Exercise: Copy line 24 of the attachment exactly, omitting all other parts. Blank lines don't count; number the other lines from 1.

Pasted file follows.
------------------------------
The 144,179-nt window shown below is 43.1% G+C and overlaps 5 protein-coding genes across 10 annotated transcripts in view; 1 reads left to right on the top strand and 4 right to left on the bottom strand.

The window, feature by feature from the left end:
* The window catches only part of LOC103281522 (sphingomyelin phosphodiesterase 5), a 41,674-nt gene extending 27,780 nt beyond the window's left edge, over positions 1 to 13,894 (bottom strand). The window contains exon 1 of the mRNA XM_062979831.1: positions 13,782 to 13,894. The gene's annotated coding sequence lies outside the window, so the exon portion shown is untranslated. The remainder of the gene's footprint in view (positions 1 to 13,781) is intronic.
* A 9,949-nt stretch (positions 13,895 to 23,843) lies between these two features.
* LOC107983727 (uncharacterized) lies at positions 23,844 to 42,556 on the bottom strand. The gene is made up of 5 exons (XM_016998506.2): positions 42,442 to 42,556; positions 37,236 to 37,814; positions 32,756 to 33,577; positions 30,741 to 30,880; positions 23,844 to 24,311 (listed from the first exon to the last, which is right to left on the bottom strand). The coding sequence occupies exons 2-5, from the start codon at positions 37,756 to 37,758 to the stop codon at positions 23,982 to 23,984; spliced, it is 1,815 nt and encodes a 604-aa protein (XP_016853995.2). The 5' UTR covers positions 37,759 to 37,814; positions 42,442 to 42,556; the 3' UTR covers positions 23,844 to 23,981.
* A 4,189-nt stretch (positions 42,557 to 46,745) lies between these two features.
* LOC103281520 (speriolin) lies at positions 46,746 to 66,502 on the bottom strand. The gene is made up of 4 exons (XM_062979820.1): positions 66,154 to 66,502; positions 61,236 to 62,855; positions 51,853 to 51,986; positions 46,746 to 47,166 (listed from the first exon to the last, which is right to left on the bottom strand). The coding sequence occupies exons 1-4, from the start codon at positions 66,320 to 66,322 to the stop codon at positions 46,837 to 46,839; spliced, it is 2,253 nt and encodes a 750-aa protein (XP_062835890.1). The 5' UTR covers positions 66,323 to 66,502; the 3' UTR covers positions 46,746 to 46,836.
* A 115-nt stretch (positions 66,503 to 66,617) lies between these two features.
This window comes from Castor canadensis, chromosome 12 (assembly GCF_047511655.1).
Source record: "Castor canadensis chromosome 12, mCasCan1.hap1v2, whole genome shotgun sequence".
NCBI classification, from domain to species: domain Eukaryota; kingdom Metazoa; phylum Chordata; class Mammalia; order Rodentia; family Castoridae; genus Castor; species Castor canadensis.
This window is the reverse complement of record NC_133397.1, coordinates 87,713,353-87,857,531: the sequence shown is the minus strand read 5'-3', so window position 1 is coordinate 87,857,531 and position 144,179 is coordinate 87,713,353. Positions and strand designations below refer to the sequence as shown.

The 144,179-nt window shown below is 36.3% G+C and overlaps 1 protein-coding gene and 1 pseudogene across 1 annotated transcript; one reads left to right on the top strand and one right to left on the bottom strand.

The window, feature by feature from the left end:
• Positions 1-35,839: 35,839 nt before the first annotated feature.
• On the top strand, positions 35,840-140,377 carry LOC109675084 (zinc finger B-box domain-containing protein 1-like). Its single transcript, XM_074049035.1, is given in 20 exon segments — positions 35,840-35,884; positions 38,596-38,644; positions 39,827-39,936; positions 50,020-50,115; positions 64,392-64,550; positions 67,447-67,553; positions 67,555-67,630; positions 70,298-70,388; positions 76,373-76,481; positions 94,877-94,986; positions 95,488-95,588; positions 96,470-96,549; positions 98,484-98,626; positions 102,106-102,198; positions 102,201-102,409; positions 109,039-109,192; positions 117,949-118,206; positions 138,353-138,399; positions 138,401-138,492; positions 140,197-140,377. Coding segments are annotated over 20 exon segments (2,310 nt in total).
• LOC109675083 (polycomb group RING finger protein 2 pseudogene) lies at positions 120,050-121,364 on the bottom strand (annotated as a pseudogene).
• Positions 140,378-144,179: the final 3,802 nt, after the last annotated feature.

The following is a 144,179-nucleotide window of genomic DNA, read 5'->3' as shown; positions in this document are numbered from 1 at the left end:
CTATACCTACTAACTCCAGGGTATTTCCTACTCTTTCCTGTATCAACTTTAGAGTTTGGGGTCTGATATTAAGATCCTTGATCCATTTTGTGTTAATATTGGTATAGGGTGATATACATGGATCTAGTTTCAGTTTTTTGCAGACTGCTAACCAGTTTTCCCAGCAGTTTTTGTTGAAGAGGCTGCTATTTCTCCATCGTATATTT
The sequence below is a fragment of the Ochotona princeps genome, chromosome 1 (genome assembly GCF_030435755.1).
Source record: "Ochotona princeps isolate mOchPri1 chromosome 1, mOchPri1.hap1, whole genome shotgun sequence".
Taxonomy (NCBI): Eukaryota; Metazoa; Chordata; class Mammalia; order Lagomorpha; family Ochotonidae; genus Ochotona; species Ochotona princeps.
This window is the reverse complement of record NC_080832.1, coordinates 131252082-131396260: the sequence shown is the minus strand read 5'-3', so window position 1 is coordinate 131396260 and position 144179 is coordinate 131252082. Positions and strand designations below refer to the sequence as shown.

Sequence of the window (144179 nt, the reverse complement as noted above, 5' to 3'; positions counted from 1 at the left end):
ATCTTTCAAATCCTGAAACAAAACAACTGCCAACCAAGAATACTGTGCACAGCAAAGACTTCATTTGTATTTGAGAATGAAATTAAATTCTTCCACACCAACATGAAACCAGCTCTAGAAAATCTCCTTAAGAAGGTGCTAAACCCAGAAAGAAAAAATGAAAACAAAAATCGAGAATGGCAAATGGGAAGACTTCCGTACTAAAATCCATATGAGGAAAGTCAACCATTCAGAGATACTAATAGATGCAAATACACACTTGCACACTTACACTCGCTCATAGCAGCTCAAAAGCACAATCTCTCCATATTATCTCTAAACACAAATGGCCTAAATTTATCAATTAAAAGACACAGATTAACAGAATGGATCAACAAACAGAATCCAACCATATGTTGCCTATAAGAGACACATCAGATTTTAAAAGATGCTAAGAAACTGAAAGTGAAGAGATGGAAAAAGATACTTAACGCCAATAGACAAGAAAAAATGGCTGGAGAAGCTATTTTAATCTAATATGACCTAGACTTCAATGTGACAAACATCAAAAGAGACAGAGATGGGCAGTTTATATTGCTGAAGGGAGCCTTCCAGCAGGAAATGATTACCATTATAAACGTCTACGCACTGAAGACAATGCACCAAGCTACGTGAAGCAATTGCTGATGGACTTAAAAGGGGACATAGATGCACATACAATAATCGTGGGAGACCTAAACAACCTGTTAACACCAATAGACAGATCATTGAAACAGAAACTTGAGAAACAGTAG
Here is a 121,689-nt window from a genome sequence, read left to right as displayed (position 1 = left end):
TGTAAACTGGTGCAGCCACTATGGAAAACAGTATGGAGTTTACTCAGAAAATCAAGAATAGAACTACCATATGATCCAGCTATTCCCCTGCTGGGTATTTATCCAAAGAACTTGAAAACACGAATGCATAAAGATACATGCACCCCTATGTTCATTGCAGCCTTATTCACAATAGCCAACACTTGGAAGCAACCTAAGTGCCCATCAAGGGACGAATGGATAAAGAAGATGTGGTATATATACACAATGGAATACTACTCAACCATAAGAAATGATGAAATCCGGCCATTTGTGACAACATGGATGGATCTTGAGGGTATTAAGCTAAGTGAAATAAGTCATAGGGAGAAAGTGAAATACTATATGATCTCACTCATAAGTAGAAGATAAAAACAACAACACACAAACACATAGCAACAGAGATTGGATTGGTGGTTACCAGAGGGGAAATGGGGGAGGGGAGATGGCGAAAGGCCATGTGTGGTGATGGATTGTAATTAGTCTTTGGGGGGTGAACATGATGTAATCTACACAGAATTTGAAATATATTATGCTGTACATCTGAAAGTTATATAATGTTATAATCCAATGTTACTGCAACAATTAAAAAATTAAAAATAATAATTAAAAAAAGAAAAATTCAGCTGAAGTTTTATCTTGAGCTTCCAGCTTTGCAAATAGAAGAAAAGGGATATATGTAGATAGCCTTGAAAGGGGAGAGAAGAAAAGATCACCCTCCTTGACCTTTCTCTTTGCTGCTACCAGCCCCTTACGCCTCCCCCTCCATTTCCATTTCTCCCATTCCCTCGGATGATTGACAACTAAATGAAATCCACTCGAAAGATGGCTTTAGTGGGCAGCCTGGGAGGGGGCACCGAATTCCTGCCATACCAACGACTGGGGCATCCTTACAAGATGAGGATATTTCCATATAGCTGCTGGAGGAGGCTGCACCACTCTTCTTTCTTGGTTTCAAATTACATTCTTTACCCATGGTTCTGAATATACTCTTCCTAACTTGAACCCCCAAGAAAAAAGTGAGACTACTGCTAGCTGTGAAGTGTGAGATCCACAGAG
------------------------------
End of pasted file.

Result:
This window is the reverse complement of record NC_080832.1, coordinates 131252082-131396260: the sequence shown is the minus strand read 5'-3', so window position 1 is coordinate 131396260 and position 144179 is coordinate 131252082. Positions and strand designations below refer to the sequence as shown.